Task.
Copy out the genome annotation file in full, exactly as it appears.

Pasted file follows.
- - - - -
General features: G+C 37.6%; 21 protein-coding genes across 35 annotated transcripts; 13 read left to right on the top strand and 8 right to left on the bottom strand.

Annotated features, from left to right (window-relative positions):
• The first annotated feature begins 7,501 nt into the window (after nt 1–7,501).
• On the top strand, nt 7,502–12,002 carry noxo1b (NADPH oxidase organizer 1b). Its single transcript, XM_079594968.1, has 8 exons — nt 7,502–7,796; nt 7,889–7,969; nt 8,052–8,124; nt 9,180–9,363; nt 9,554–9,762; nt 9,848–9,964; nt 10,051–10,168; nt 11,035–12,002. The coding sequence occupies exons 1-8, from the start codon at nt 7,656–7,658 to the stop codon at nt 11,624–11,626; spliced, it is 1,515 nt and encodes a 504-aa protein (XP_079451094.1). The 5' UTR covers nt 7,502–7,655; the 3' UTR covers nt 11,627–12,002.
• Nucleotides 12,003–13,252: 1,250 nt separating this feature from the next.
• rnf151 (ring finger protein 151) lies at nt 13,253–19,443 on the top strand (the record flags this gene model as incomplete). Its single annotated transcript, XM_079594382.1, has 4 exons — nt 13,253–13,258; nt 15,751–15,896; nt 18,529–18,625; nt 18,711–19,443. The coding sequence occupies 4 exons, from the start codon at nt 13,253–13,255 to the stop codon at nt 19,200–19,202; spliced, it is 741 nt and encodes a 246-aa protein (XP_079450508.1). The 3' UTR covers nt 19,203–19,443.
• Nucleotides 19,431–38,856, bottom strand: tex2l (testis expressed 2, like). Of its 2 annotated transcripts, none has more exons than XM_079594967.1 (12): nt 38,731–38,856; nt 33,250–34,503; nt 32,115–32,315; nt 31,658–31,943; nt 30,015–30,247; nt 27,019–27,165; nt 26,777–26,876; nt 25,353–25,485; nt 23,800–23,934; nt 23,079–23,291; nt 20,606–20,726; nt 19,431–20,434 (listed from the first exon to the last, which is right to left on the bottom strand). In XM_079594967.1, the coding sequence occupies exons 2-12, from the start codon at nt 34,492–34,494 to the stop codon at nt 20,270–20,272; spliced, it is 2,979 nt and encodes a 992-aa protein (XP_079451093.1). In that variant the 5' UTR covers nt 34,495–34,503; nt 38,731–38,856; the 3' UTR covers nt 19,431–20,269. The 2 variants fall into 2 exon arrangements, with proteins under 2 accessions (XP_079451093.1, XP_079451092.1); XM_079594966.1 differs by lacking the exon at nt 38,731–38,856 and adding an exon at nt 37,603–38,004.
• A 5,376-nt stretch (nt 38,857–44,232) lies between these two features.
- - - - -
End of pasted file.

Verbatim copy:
General features: G+C 37.6%; 21 protein-coding genes across 35 annotated transcripts; 13 read left to right on the top strand and 8 right to left on the bottom strand.

Annotated features, from left to right (window-relative positions):
• The first annotated feature begins 7,501 nt into the window (after nt 1–7,501).
• On the top strand, nt 7,502–12,002 carry noxo1b (NADPH oxidase organizer 1b). Its single transcript, XM_079594968.1, has 8 exons — nt 7,502–7,796; nt 7,889–7,969; nt 8,052–8,124; nt 9,180–9,363; nt 9,554–9,762; nt 9,848–9,964; nt 10,051–10,168; nt 11,035–12,002. The coding sequence occupies exons 1-8, from the start codon at nt 7,656–7,658 to the stop codon at nt 11,624–11,626; spliced, it is 1,515 nt and encodes a 504-aa protein (XP_079451094.1). The 5' UTR covers nt 7,502–7,655; the 3' UTR covers nt 11,627–12,002.
• Nucleotides 12,003–13,252: 1,250 nt separating this feature from the next.
• rnf151 (ring finger protein 151) lies at nt 13,253–19,443 on the top strand (the record flags this gene model as incomplete). Its single annotated transcript, XM_079594382.1, has 4 exons — nt 13,253–13,258; nt 15,751–15,896; nt 18,529–18,625; nt 18,711–19,443. The coding sequence occupies 4 exons, from the start codon at nt 13,253–13,255 to the stop codon at nt 19,200–19,202; spliced, it is 741 nt and encodes a 246-aa protein (XP_079450508.1). The 3' UTR covers nt 19,203–19,443.
• Nucleotides 19,431–38,856, bottom strand: tex2l (testis expressed 2, like). Of its 2 annotated transcripts, none has more exons than XM_079594967.1 (12): nt 38,731–38,856; nt 33,250–34,503; nt 32,115–32,315; nt 31,658–31,943; nt 30,015–30,247; nt 27,019–27,165; nt 26,777–26,876; nt 25,353–25,485; nt 23,800–23,934; nt 23,079–23,291; nt 20,606–20,726; nt 19,431–20,434 (listed from the first exon to the last, which is right to left on the bottom strand). In XM_079594967.1, the coding sequence occupies exons 2-12, from the start codon at nt 34,492–34,494 to the stop codon at nt 20,270–20,272; spliced, it is 2,979 nt and encodes a 992-aa protein (XP_079451093.1). In that variant the 5' UTR covers nt 34,495–34,503; nt 38,731–38,856; the 3' UTR covers nt 19,431–20,269. The 2 variants fall into 2 exon arrangements, with proteins under 2 accessions (XP_079451093.1, XP_079451092.1); XM_079594966.1 differs by lacking the exon at nt 38,731–38,856 and adding an exon at nt 37,603–38,004.
• A 5,376-nt stretch (nt 38,857–44,232) lies between these two features.